This term I am particularly busy as I am writing a book about variational methods in imaging. The book will be a textbook and I am writing it parallel to a lecture I am currently teaching. (And it is planned that Kristian Bredies, the co-author, teaches the same stuff next term – then there will be another few month of editing, so it will be at least a year until publishing.)

In the book we will treat variational approaches to a variety of basic imaging problems. Of course we treat denoising and deblurring but there will also be sections about image interpolation, segmentation and optical flow. In the first part of the book, we present the variational problem and model them properly in Lebesgue and Sobolev spaces and of course in the space . Some effort goes into the analysis of the models and the first step is usually to establish existence of solutions, i.e. minimizers of the respective minimization problems. The work horse is the direct method in the calculus of variations and we mainly use the method for convex functionals in Banach spaces.

When I started the section on optical flow I noticed that I hadn’t thought about existence of minimizers before and moreover, most papers and books do not treat this issue. Let’s recall the method of Horn and Schunck to calculate the optical flow:

For two images , defined on a domain one seeks a flow field such that the describes the apparent motion that has happened between both images. Assuming that the points keep their gray value during motion (an assumption known as the *brightness constancy constraint*) and linearizing this assumption one arrives at the condition

(where is the time between the images and ). First, this does not give enough equations to determine and secondly, points with are problematic.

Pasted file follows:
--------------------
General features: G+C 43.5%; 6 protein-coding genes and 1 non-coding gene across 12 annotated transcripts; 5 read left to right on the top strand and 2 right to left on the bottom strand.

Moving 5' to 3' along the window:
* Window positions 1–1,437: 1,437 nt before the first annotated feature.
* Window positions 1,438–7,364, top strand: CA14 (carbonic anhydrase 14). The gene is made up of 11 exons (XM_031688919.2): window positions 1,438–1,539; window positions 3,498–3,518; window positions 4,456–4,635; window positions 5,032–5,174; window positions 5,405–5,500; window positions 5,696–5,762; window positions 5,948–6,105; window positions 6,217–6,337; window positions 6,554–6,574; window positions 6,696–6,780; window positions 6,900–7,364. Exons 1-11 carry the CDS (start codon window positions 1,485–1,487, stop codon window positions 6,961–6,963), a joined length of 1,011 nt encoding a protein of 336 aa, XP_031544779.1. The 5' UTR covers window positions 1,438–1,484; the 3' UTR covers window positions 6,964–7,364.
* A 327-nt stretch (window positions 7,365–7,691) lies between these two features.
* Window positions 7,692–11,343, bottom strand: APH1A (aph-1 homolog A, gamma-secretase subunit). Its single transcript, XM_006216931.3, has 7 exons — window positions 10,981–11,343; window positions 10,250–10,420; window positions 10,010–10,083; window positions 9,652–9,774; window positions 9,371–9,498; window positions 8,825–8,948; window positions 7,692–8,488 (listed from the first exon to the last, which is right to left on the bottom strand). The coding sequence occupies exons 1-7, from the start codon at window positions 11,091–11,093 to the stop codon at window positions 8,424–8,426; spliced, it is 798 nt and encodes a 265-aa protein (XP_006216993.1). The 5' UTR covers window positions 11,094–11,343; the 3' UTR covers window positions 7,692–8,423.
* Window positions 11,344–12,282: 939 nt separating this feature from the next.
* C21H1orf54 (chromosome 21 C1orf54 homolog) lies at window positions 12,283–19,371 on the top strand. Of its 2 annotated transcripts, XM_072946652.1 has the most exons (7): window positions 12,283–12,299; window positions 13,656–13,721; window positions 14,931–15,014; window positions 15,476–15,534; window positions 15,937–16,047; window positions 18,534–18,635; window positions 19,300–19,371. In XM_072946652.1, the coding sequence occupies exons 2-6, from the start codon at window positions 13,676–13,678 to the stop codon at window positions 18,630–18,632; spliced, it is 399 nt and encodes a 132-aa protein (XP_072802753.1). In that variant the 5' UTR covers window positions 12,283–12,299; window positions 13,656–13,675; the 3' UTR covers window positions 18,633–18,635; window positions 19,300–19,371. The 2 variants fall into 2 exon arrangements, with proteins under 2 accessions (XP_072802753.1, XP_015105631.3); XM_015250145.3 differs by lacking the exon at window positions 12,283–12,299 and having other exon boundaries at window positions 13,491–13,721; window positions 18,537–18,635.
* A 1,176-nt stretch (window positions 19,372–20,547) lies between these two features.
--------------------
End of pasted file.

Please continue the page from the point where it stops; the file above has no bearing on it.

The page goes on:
Horn and Schunck proposed to loose the constraint and to enforce some smoothness of the flow field : Their model was to minimize

for some parameter weighting smoothness of (large ) against the brightness constancy constraint (small ). A little bit more general one could choose exponents and and minimize

To apply the direct method to obtain existence of minimizers of one ensures

- properness, i.e. there is some such that is finite,
- convexity of ,
- lower semi-continuiuty of and
- coercivity of .

To check these things one has to choose an appropriate space to work in. It seems reasonable to choose . Then properness of is easy (consider , of course assuming that ). Convexity is also clear and for lower semi-continuity one has to work a little more, but that is possible if, e.g., is bounded. Coercivity is not that clear and in fact is not coercive in general.

Example 1 (Non-coercivity of the Horn-and-Schunck-model)Simply consider for some . Then . Set and note that while stays bounded (in fact constant).

I just checked the book “Mathematical problems in Imaging” by Gilles Aubert and Pierre Kornprobst and in Section 5.3.2 they mention that the Horn and Schunck model is not coercive. They add another term to which is roughly a weighted norm of which ensures coercivity. However, it turns out that coercivity of is true under a mild assumption of . The idea can be found in a pretty old paper by Christoph Schnörr which is called “ Determining Optical Flow for Irregular Domains by Minimizing Quadratic Functionals of a Certain Class” (Int. J. of Comp. Vision, 6(1):25–38, 1991). His argument works for :

Theorem 1Let be a bounded Lipschitz domain, with such that and are linearly independent in and let . Then it holds that defined by

is coercive.

*Proof:* Now consider such that . Now we decompose the components of into the constant parts and and the “zero-mean”-part and . First consider that is unbounded, i.e. there is subsequence (also denoted by ) such that . By Sobolev embedding and the \href{http://en.wikipedia.org/wiki/Poincar inequality}, we get that .

Now consider bounded and hence, unbounded mean values . Using a subsequence, we assume that . Now we use

and estimate the first term from below, noticing that and are constants, by

Since and are linearly independent, it holds that and we conclude that implies that . Together with~(1) and boundedness of we obtain that . Since for every subsequence of we get another subsequence such that , the same conclusion holds for the whole sequence, showing coercivity of .

Basically the same arguments works for optical flow, i.e. coercivity of

However, I do not know yet what happens for and if the result on coercivity is “sharp” in the sense that linear independence of and is necessary. Also, I don’t know yet what is true in dimensions higher than .